Vote Rock It: The App Changing Political Campaigns

July 3, 2014

7:30 pm

Matt Hudson is bringing together the world of politics and technology – and his app, Vote Rock It, will change the way political candidates campaign.

“Vote Rock it is a platform for political candidates,” says Hudson. “Basically we put an app in the app store inexpensively so they can get out the vote, raise money and increase name recognition.”

Vote Rock It, is an inexpensive and easy way for candidates to get exposure to voters on a mobile device. Vote Rock It is an app creation platform that is meant to be the WordPress of app creation for political campaigns. Here’s what you should know:

  • It levels the playing field: “Even the smallest candidates can afford our tier one version, it’s 500 dollars a year, which depending on the size of the candidate that should be pretty affordable,” says Hudson.
  • Push Notifications: Hudson says when a user downloads the app, they want to interact with their politician: “It’s important to engage with them not only over the app itself but through push notifications, responding in real time to issues that are going on in the national or local news,” says Hudson.
  • Other Key Features: According to their site, candidates can also accept donations and “turn advocates into volunteers with crowd canvassing.”
  • Perks for upper tier Users and larger candidates: “You can upload a list of registered voters, those voters show up on an iPad on a map based on their geo-location and your volunteers can go door-to-door taking notes about those voters,” says Hudson.

Additionally, interest for Vote Rock It is growing. In April, the company released it’s first app for Asa Hutchinson, the Republican Candidate for Governor in Arkansas. Another app powered by Vote Rock It has also been used by Lucas Roebuck, a Republican Candidate for Arkansas General Assembly. Vote Rock it creates apps for an party and the next will be used for a democratic candidate running for congress in California.

Millenials and Consultants: How Vote Rock It is Spreading the Word

 Hudson says capturing the millennial vote is very important and he says the best way to get this generation involved is through technology.

“It’s no longer an option and if you no longer have it [technology], you’re no longer going to be considered legitimate,” says Hudson of candidates.

While getting millenials on board might sometimes be a challenge, Hudson explained that he has to also pitch to political candidates and consultants.

“Consultants want to be innovative too, they want to provide campaigns with as much data and as many tools as possible,” says Hudson. “We’re approaching consultants because they represent the majority of the campaign and of course the politicians are a little harder to get to.”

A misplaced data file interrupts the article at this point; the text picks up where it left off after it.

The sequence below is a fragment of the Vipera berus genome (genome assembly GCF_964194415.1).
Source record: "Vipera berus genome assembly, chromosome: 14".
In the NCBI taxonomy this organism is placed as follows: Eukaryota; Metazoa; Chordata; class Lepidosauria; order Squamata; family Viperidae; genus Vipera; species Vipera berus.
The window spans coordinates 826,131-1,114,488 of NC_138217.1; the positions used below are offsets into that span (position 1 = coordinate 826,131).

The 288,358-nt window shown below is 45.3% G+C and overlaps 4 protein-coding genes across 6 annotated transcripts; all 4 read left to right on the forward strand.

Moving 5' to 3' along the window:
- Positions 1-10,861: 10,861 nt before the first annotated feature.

Collecting Data and the Future

 “Candidates have a dashboard and it aggregates the data, so we basically say here are the people who say they’re going to vote, here are the people that have reached out to their neighbors through the mapping system, here are people that have shared on twitter, on Facebook,” says Hudson.

Hudson also says there are a number of ways Vote Rock It can use data in the future.

“If it gets bigger I think there are opportunities to provide candidates with information about who they should be talking to and who their advocates are,” says Hudson. “But we’re not yet there because we have a very small amount of data.”

Advice for Young Entrepreneurs

As both a developer and entrepreneur, Hudson has been in the startup community for a number of years. From his own experience, his advice to young entrepreneurs is to build strong relationships.

“Relationships matter so much, whether or not you’re going to be successful is based on who you need, who you talk to, and who you can help,” said Hudson. “If you have expertise in something offer that expertise up.”

Another thing young entrepreneurs can learn form Hudson is seeing an opportunity in any field. For example, Hudson’s interest in combining politics and technology began a number of years ago; Hudson, along with his brother, sold websites to his dad’s political friends and he has quickly realized there were similar opportunities in the political community for apps.

“I think there are a lot of opportunities for startups in politics, says Hudson. “I think politics are very traditional, but politics is a market for tech as much as anything else.”

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Amanda Quick is a tech/startup reporter covering young entrepreneurs for Tech Cocktail. She's also interested in covering apps, emerging technology, IoT and beauty & wellness. Amanda is currently in grad school at Syracuse University studying Information Management. In the past she has interned at NBC Sports, NBC Olympics, Brand-Yourself, and the Times Leader Newspaper as well as worked at WWNY-TV and the StartFast Venture Accelerator in Upstate New York. Amanda is originally from Kansas City, MO but has also lived in Canton, MA and Scranton, PA. To learn more you can visit Like Amanda on Facebook and follow her on Twitter.

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